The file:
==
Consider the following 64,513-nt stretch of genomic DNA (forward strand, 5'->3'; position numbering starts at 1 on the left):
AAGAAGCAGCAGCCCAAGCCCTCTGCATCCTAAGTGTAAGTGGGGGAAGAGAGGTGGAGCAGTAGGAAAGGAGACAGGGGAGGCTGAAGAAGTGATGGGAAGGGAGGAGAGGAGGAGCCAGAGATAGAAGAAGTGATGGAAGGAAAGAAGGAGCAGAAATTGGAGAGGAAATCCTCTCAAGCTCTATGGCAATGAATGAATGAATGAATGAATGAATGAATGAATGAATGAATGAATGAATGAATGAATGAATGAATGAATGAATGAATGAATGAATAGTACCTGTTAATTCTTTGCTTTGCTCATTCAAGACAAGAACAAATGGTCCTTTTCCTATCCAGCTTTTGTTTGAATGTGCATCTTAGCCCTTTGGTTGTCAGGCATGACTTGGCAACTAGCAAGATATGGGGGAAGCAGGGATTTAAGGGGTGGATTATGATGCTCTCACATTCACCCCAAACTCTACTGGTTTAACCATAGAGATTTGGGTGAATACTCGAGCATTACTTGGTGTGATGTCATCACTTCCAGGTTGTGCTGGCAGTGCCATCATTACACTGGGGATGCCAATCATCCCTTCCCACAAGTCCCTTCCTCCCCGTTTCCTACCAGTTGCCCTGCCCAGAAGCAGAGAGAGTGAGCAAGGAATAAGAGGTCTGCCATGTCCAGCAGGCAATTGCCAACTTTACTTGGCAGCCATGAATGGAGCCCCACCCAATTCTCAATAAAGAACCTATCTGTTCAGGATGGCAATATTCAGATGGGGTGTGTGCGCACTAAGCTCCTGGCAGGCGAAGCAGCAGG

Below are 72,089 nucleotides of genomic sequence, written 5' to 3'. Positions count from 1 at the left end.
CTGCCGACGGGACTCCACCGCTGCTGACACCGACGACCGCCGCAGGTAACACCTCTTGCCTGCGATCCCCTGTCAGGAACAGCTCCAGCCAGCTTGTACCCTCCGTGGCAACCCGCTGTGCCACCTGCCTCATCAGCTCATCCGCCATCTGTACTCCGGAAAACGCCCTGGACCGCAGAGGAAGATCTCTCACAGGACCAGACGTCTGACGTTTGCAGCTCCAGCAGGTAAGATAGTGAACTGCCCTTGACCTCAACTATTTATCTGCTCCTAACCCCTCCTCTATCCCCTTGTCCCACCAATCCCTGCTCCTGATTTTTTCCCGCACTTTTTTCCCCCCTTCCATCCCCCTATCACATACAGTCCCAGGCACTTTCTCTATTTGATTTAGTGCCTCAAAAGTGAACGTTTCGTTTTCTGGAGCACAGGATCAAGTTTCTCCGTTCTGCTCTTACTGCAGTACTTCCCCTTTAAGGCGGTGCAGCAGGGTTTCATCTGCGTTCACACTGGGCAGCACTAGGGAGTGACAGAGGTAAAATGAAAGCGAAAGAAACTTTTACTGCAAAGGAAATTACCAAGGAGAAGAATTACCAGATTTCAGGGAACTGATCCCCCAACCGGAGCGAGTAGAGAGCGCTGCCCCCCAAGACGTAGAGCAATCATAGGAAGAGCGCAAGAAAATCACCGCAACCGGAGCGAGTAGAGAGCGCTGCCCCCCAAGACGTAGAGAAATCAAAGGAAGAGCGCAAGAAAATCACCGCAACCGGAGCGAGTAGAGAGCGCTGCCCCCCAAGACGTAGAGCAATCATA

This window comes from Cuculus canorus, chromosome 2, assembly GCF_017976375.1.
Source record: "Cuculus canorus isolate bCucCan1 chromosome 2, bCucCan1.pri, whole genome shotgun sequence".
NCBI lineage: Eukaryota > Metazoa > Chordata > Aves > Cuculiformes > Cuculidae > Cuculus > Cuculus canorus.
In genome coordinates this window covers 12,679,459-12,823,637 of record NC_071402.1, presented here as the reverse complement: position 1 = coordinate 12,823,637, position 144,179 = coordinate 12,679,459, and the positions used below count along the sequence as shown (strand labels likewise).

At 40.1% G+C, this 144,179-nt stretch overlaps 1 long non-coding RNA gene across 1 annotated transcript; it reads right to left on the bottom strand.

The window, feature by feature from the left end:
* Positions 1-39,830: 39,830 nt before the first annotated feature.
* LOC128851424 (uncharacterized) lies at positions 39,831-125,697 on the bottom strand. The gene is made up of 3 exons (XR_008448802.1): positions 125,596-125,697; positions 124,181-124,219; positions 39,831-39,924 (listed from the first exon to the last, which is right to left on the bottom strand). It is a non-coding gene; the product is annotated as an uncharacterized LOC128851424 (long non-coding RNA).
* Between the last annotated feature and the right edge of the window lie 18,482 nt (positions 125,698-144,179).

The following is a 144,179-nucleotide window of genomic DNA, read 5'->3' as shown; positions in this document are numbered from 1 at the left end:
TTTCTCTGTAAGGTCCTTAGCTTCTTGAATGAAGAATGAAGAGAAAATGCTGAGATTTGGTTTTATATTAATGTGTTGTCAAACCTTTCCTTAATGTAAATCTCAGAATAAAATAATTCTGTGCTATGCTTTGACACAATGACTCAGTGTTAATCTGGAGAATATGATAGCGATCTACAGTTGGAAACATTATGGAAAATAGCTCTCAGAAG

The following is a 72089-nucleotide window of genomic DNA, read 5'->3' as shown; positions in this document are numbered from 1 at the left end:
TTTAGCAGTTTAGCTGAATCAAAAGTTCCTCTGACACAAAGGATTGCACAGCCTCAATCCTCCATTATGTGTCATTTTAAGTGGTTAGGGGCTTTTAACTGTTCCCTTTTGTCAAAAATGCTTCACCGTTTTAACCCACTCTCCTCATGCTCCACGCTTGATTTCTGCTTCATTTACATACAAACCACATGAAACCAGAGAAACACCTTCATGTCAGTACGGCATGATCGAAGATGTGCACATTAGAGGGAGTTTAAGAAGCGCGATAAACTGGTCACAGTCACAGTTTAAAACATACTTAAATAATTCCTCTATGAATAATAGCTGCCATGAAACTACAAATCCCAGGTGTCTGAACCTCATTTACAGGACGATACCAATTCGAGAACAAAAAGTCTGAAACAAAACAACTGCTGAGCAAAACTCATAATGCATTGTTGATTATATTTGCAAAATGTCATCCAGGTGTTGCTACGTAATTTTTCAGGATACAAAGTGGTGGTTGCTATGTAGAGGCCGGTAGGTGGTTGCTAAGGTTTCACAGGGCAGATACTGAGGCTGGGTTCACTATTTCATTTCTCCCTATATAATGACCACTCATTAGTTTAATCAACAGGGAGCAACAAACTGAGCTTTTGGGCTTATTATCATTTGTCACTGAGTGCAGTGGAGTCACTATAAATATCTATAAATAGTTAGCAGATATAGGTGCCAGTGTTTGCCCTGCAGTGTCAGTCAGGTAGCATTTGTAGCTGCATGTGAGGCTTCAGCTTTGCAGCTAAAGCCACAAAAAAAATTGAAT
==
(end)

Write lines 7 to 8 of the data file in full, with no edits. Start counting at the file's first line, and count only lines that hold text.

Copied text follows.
NCBI lineage: Eukaryota > Metazoa > Chordata > Aves > Cuculiformes > Cuculidae > Cuculus > Cuculus canorus.
In genome coordinates this window covers 12,679,459-12,823,637 of record NC_071402.1, presented here as the reverse complement: position 1 = coordinate 12,823,637, position 144,179 = coordinate 12,679,459, and the positions used below count along the sequence as shown (strand labels likewise).